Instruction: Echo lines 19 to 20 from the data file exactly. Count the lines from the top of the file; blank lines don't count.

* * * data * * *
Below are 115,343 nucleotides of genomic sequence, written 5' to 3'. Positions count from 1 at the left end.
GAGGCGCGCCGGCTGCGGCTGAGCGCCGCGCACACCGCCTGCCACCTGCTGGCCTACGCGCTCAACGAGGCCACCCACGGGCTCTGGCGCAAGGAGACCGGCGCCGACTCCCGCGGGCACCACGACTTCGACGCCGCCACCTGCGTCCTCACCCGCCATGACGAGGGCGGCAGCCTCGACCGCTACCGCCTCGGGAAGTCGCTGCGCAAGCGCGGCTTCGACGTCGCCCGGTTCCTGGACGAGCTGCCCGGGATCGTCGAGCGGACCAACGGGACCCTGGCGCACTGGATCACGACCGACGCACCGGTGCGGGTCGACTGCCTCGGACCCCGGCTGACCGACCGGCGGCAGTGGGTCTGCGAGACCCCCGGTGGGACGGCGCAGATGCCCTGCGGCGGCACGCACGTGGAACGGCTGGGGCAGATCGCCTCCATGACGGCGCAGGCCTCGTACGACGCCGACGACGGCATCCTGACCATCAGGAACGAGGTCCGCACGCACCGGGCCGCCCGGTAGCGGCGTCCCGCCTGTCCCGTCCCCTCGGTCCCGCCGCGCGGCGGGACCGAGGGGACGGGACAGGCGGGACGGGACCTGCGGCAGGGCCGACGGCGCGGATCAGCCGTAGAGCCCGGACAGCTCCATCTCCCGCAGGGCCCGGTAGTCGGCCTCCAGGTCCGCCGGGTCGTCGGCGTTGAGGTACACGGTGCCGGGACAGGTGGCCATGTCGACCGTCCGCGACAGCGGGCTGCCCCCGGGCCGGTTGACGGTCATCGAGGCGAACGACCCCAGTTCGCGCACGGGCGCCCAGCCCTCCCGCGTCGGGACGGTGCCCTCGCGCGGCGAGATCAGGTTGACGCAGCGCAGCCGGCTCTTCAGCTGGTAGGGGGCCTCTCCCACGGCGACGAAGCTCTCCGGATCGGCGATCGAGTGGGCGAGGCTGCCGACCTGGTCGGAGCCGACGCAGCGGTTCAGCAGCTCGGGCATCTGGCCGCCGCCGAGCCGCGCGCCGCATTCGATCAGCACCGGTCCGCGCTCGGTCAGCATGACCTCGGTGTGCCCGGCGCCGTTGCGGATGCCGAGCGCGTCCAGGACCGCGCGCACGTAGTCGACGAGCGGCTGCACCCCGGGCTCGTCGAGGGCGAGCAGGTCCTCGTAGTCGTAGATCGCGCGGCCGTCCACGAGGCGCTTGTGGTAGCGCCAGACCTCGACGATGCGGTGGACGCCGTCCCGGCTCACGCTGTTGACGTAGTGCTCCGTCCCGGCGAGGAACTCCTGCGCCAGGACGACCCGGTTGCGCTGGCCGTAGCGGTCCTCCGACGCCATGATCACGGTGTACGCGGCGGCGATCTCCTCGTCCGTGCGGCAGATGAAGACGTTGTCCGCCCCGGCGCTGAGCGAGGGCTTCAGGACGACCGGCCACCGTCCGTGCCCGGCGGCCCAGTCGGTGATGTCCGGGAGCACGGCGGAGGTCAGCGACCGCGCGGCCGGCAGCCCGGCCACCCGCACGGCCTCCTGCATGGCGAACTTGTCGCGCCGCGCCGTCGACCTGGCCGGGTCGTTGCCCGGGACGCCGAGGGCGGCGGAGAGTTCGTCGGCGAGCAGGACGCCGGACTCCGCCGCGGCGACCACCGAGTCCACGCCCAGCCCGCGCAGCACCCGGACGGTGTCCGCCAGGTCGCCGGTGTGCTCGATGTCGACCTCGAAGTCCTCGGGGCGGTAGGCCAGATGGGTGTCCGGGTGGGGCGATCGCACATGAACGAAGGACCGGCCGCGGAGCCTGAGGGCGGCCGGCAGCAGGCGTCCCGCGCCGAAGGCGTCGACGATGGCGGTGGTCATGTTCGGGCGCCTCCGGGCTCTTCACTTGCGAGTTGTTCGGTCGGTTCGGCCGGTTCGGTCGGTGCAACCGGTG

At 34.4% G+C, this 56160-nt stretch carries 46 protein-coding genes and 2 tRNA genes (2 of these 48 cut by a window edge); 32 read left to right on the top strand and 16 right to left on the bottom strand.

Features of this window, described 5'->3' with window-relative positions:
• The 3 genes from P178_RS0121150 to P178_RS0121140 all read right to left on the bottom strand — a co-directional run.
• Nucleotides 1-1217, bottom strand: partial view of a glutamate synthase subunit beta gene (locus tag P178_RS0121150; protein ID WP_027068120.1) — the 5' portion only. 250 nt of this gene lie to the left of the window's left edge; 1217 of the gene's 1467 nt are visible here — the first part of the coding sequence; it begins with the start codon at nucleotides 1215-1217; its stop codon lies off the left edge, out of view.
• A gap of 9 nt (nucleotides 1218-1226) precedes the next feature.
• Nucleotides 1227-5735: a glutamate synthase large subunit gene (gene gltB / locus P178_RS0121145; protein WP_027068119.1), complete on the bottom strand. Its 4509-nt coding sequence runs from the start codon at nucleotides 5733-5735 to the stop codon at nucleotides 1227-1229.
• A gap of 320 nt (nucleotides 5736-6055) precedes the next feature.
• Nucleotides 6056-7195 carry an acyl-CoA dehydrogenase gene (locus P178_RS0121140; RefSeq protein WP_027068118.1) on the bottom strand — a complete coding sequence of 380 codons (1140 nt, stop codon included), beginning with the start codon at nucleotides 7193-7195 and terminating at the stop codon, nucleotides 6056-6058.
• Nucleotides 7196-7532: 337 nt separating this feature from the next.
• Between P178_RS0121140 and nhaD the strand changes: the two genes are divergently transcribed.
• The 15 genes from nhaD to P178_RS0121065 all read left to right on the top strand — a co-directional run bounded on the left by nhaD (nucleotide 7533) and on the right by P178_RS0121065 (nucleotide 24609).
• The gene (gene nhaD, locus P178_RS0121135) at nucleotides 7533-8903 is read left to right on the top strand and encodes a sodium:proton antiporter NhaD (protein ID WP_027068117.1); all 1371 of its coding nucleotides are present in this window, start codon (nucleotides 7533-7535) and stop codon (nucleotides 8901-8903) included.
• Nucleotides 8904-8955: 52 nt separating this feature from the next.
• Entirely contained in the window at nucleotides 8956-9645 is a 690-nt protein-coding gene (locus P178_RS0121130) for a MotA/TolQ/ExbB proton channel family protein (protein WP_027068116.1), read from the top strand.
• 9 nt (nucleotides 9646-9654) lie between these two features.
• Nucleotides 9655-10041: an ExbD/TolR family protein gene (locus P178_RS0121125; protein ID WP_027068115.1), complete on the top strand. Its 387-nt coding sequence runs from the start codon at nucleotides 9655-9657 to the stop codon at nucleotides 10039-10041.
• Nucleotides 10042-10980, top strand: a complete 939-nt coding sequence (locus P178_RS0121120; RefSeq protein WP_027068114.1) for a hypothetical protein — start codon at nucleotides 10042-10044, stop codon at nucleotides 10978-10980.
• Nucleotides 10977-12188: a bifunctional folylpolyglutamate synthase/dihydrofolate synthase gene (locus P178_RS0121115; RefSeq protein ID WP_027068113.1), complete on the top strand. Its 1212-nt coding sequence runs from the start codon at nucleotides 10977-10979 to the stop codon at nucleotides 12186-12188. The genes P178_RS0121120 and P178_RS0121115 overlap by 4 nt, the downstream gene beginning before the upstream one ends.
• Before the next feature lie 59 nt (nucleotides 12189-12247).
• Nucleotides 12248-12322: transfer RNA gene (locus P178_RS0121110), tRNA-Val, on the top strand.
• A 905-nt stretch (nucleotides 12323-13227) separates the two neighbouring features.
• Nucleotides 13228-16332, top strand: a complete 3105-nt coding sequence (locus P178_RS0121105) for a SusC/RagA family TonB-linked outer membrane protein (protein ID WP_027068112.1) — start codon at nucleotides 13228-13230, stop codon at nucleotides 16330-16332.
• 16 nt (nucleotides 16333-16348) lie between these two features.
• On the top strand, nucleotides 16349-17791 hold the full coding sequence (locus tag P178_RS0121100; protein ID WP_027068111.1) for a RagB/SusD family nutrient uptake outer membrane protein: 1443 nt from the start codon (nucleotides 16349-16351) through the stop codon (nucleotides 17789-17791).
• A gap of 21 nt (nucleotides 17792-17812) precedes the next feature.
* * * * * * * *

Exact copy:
• Nucleotides 10042-10980, top strand: a complete 939-nt coding sequence (locus P178_RS0121120; RefSeq protein WP_027068114.1) for a hypothetical protein — start codon at nucleotides 10042-10044, stop codon at nucleotides 10978-10980.
• Nucleotides 10977-12188: a bifunctional folylpolyglutamate synthase/dihydrofolate synthase gene (locus P178_RS0121115; RefSeq protein ID WP_027068113.1), complete on the top strand. Its 1212-nt coding sequence runs from the start codon at nucleotides 10977-10979 to the stop codon at nucleotides 12186-12188. The genes P178_RS0121120 and P178_RS0121115 overlap by 4 nt, the downstream gene beginning before the upstream one ends.